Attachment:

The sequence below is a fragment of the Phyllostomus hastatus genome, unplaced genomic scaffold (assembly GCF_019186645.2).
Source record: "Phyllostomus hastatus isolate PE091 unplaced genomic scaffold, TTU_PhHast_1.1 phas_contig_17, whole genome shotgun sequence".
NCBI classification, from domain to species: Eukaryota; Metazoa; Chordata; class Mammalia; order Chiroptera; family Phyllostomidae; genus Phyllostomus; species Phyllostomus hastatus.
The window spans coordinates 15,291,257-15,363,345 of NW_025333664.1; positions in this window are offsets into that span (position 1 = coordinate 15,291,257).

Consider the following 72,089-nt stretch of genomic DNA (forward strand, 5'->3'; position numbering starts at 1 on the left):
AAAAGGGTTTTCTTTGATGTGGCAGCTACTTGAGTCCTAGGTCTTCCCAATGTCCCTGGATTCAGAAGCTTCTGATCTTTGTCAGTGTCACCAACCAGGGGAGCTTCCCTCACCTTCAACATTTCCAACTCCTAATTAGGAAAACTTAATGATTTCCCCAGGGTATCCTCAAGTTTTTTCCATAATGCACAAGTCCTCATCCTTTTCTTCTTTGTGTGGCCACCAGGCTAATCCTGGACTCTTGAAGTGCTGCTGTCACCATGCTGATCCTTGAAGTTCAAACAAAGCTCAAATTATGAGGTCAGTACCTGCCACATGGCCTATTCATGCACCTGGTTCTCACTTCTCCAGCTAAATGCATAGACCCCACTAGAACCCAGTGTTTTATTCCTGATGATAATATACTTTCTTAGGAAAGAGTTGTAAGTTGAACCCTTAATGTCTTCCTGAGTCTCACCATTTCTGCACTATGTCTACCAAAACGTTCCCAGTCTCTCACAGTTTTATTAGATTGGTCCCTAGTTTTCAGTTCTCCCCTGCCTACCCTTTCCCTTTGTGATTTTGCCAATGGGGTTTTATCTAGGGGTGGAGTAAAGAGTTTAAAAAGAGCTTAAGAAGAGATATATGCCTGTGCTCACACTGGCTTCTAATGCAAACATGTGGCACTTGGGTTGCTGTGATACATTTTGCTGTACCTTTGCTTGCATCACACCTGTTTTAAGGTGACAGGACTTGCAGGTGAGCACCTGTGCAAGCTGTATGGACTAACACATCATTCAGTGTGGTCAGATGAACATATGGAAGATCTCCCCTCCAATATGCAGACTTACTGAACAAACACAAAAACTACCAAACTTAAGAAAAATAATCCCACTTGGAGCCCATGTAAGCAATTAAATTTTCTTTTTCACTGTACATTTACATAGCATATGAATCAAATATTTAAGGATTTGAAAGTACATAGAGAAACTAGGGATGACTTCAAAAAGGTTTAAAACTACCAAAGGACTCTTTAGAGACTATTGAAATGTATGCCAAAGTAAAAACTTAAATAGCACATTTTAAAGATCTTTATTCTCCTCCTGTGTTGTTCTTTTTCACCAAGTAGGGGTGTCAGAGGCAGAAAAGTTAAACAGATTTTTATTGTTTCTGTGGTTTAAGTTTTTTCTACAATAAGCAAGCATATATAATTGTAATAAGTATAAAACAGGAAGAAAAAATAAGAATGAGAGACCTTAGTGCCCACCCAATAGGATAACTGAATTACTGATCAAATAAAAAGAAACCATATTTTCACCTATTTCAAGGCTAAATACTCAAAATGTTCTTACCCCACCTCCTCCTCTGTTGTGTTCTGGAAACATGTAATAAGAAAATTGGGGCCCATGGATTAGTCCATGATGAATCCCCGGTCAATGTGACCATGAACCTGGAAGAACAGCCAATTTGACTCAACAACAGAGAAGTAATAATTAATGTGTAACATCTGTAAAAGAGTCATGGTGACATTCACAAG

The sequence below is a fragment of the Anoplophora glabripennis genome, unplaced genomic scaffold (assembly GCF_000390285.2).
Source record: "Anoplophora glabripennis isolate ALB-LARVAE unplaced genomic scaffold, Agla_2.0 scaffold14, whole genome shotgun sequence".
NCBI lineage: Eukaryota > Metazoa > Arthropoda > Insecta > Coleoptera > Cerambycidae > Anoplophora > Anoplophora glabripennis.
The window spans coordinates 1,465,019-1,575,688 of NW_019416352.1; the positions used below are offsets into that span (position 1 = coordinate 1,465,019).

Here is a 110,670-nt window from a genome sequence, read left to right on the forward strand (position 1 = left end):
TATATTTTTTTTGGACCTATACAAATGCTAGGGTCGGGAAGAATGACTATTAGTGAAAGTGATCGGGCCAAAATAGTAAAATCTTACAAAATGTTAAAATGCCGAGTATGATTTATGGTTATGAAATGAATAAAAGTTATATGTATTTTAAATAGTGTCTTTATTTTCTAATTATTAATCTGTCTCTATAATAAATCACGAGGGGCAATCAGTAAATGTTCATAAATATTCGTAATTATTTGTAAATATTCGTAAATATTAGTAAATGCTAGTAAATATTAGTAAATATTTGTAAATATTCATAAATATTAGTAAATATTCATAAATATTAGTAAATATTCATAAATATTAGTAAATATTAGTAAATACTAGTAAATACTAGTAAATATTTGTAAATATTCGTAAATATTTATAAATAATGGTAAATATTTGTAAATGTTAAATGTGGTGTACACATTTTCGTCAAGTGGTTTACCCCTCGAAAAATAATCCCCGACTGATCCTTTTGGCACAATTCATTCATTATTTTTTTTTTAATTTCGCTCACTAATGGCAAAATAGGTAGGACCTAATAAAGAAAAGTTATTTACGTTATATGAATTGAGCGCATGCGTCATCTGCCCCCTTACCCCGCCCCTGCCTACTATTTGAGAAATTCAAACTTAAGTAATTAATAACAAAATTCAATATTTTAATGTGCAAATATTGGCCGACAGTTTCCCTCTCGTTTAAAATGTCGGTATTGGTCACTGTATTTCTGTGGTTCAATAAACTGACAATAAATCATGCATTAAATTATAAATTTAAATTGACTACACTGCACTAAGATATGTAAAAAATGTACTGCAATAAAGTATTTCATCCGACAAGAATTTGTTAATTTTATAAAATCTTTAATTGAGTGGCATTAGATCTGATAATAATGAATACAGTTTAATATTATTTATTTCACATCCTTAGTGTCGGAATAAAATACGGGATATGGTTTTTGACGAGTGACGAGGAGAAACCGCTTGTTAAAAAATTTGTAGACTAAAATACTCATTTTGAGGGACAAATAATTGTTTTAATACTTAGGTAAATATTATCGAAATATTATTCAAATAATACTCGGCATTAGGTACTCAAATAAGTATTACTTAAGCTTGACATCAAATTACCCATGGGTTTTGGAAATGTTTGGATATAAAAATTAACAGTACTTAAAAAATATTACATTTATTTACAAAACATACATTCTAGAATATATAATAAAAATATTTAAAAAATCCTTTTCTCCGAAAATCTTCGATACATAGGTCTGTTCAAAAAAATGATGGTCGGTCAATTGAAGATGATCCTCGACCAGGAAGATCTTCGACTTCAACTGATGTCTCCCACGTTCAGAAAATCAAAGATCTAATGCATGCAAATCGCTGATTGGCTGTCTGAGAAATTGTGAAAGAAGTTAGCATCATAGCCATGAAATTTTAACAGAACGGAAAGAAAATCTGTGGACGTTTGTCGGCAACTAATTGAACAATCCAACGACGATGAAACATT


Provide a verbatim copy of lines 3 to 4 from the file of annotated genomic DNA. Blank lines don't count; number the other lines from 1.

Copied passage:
NCBI classification, from domain to species: Eukaryota; Metazoa; Chordata; class Mammalia; order Chiroptera; family Phyllostomidae; genus Phyllostomus; species Phyllostomus hastatus.
The window spans coordinates 15,291,257-15,363,345 of NW_025333664.1; positions in this window are offsets into that span (position 1 = coordinate 15,291,257).